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February 13 Today’s Reading — Numbers 5-7
“He shall be called a Nazarene.”
When God gave his law to Israel by the hand of Moses, one of the most thoroughly expanded laws given was “the law of the Nazarite” in Numbers 6. There are many things in the law of the Nazarite that cannot be applied to our Savior. He both touched dead bodies and drank wine, though he was never made unclean by doing so. Yet, strictly speaking, as that one who was wholly devoted and separated to the Lord God, our Savior is the Nazarene typically referred to in this Old Testament law. He is the one and the only one man who perfectly fulfilled it. This is evident from the fact that the law is never mentioned again until we see it mentioned in connection with Samson (another type of our Redeemer) in Judges 13.
Our Lord Jesus Christ was solemnly set apart to the Father to do his will from eternity, sanctified (John 17:19) for the salvation of our souls. — “And for their sakes I sanctify myself, that they also might be sanctified through the truth.”
Our Savior fulfills the type gloriously. The church is described as having hair like a flock of goats (Song of Solomon 4:1). Like the hairs of his head, a vast multitude grow up in Christ and upon him. No razor shall ever separate us from our Lord. Like the hair on our heads, we live upon Christ, depend on him, and draw life and strength from him, because we are a part of him and can never be separated from him. — As Samson’s strength and glory was his hair, so we are Christ’s glory. But our mighty Samson shall never lose his glory. — The hair is the last part of the body to die; and we shall never perish, because Christ our Savior lives forever! Therefore it may be said of every member of Christ Church, as we read in Lamentations 4:7, — “Her Nazarites were purer than snow, they were whiter than milk, they were more ruddy in body than rubies, their polishing was of sapphire.”
We must not overlook the fact that in all these offerings for sin shadowed forth the one great, all-sufficient sacrifice of Christ, our great Nazarite, by which our sins were put away. Waving the offering before the Lord was both an acknowledgement of sin before the holy Lord God and a celebration of sin’s pardon and removal by the blood of Christ.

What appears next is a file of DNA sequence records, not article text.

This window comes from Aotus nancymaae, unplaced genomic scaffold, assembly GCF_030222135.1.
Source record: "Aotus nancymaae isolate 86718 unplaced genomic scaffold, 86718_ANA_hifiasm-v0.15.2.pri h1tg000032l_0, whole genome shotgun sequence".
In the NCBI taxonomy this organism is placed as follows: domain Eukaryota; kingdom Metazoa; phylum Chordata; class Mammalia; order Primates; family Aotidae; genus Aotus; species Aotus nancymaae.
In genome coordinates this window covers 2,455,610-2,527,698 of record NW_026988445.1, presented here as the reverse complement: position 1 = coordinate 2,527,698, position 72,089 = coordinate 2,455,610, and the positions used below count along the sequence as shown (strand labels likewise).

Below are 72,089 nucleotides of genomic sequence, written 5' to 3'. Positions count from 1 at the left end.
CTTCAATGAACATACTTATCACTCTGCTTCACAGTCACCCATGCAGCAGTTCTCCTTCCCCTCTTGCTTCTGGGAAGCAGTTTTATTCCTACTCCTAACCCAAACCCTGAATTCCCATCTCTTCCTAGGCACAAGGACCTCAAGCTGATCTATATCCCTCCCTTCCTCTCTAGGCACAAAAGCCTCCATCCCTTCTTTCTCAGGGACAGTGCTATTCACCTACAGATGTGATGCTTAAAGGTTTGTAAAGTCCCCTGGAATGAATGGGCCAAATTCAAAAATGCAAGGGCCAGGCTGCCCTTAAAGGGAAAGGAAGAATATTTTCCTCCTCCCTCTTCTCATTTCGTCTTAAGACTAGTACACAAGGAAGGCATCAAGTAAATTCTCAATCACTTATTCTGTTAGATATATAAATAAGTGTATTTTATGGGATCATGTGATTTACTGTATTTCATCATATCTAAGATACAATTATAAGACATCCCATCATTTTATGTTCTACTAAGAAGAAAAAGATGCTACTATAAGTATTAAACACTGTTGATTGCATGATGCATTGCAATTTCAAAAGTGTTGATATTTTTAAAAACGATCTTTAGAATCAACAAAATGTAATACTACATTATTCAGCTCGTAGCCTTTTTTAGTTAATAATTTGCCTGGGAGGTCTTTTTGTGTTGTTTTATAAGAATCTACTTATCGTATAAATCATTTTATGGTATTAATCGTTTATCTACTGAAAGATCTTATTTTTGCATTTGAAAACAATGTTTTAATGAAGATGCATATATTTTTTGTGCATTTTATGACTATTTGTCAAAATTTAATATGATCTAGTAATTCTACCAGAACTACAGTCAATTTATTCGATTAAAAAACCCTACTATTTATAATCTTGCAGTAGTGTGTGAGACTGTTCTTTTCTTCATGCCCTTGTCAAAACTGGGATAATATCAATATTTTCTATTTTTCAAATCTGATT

In Mark 14:24-25 our Savior spoke of his work as the Nazarene being fulfilled, when he said, “This is the blood of the new testament, which is shed for many. Verily I say unto you, I will drink no more of the fruit of the vine, until that day that I drink it new in the kingdom of God.”
We have the clearest possible evidence that all that is seen in this Nazarite law refers to Christ and his great work of redemption in the last verses of Numbers 6. In verses 22-27, upon the basis of the Nazarite’s obedience and sacrifice, God commands his blessing upon his people.
The next time the word Nazarite is mentioned is in Judges 13:5. Here it is used to describe Samson (Judges 13:5), another great type of our Savior in his consecration to God from his mother’s womb, as a Nazarite. Isaiah also used this very word when he prophesied of Christ coming to save us by the sacrifice of himself. — “And there shall come forth a rod out of the stem of Jesse, and a Branch (netzar - Nazarite) shall grow out of his roots” (Isaiah 11:1).
The fact that our Savior was born at Bethlehem in fulfillment of Micah 5:2 tells us that he was, at the time of his conception in the virgin’s womb, “a Nazarene” (Luke 1:26-33). “That Holy thing,” Christ our Mediator, was the Nazarite from the womb, brought forth in the city of Nazareth by the power of the Holy Spirit, just as Isaiah told us he would be (Isaiah 7:14; 9:6). In all these things, we see that Christ the Nazarene is “the end of the law for righteousness to everyone that believeth,” having fulfilled it entirely as our Substitute and Savior.